TK-5 Literacy Curriculum
This year we will be engaging in a new Literacy curriculum adoption pilot. We currently use the Teachers College Readers and Writers Workshop Project for TK-5th grade English Language Arts. Lucy Calkins founded the Teachers College Writing Project in 1981 as a think tank, field-based research team, and provider of curriculum and professional development. Calkins and her colleagues developed the image of classrooms as workshops, and developed a host of methods for teaching writing which have since become foundational to classrooms across the world.
In addition, as we work to adopt our new Literacy curriculum, we are implementing a Scientifically Researched Practices as outlined below during our Literacy Blocks using:
- Concepts of print: Readers learn how to approach a text and can read left to right and top to bottom on a page.
- Phonemic awareness: Students learn to hear, identify, and manipulate individual sounds (phonemes) in words. For example, a kindergartener can identify the three sounds in the word cat: /k/ /a/ /t/. She can also identify how the word changes if the /k/ sound is replaced with /m/.
- Phonological awareness: Students learn to hear, identify, and manipulate units of oral language, including words, syllables, and other word parts. For example, a second grader can clap twice to show he can accurately identify the number of syllables he hears in the word “sister”: sis-ter. He can tap three times to count the syllables in “artichoke”: ar-ti-choke.
- Phonics: Readers learn the predictable relationships between sounds (phonemes) and the letters and spellings that represent those sounds in written language. With phonics, students have a system for remembering how to read and write words. For example, once a child learns that bone is spelled b-o-n-e rather than b-o-a-n, her memory will help her read and spell the word instantly and more accurately in the future.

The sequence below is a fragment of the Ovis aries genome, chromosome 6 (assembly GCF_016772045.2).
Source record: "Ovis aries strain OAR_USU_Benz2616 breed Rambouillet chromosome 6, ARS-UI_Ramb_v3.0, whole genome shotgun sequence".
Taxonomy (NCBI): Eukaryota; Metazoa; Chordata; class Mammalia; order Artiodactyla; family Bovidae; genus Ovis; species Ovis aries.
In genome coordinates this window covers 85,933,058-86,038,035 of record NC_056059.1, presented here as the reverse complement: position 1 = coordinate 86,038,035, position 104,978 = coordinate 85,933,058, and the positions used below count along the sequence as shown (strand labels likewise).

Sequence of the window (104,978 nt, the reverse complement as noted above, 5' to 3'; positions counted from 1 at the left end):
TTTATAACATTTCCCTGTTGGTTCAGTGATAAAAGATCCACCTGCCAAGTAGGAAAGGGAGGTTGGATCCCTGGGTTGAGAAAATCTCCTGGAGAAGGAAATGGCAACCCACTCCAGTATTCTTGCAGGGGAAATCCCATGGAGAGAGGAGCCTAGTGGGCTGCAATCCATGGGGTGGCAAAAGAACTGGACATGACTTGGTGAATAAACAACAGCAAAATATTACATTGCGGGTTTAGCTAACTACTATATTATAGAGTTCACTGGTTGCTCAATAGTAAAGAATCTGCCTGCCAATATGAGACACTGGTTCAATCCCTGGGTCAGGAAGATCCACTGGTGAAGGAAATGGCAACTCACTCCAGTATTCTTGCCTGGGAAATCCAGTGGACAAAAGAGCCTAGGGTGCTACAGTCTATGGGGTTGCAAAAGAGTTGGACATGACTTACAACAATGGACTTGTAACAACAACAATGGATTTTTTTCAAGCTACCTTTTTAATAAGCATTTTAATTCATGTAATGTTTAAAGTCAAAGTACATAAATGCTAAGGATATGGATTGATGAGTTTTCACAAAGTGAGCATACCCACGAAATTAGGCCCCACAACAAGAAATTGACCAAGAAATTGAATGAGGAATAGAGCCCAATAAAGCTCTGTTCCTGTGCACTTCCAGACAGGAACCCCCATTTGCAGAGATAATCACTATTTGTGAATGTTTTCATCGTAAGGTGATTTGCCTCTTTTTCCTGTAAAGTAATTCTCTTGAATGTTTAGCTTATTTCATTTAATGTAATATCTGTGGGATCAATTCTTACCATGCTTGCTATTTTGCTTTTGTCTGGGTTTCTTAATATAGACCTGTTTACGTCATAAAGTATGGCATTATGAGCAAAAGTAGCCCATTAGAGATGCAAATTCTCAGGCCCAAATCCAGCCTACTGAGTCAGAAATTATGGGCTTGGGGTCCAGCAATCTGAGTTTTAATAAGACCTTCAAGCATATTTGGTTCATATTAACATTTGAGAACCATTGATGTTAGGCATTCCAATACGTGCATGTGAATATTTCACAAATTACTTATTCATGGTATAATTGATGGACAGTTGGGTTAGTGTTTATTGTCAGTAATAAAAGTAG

- Spelling: Students use their knowledge of phonics to accurately write the letters to represent the sounds they hear in words.
- Fluency: Readers learn to read text accurately, quickly, and with appropriate expression to show they understand emphasis and tone. Fluency is the link between decoding and comprehension.
Knowledge Building Practices
- Vocabulary: Readers have vast knowledge of words and their meanings.
- Background knowledge: Readers accumulate knowledge of the world, facts, and skills to build their background knowledge. They use this background knowledge to make sense of the information they come across through reading.
- Oral language skills: Students develop command over word form, sentence structure, and discourse. They can make meaning from spoken language using their background knowledge, vocabulary, and understanding of how language is structured.
- Reading comprehension skills: Readers learn to unlock the meaning of text because they can decode the words on the page and simultaneously understand the meaning of those words.
6-8 Literacy CurriculummyPerspectives is a powerful English language arts curriculum for Grades 6–8 that values the perspective of the learner, collectively and individually, and provides next-gen learning experiences that promote higher achievement and develop the competencies needed for college and career readiness. Interactive learning blends print and technology in a student-centered, teacher-inspired classroom.
“Mathematics is the most beautiful and most powerful creation of the human spirit.” – Stefan Banach
Through productive struggle, inquiry, academic discourse, and common core aligned performance tasks, Ravenswood students become problem solvers, collaborators, communicators, and owners of mathematics, to ensure college, career, and life readiness.
We support students to:
- Make sense of problems and persevere in solving them.
- Reason abstractly and quantitatively.
- Construct viable arguments and critique the reasoning of others.
- Model with mathematics.
- Use appropriate tools strategically.
- Attend to precision.
- Look for and make use of structure.
TK-5 Mathematics Curriculum
Investigations is the K-5 inquiry-based approach to teaching mathematics. Students actively explore mathematical ideas to develop understanding and fluency. Students collaborate, investigate, and take part in problem-based learning.
- Student-centered mathematics
- Active learning and collaboration
- More than one way to solve it
- Explain and justify reasoning
6-8 Mathematics Curriculum
We will be adopting a new 6-8 Math curriculum this year. Currently we use- Summit Learning Math
which is made up of projects and focus areas. Math courses additionally include concept units, which focus on conceptual understanding. Courses are aligned to Common Core State Standards and other sets of standards relevant to specific disciplines.
“Don’t let anyone rob you of your imagination, your creativity, or your curiosity. It’s your place in the world; it’s your life. Go on and do all you can with it, and make it the life you want to live.” - Mae Jemison, Astronaut, Doctor and Much More
We nurture student curiosity
We involve students in making sense of natural events/phenomena and the science ideas underlying them.
We develop scientific literacy
We integrate science with other subjects
We use classroom assessments to support student learning
TK-5 Science Curriculum
FOSS is built around firsthand exploration of phenomena, using classroom-proven theories and practices to engage all your students.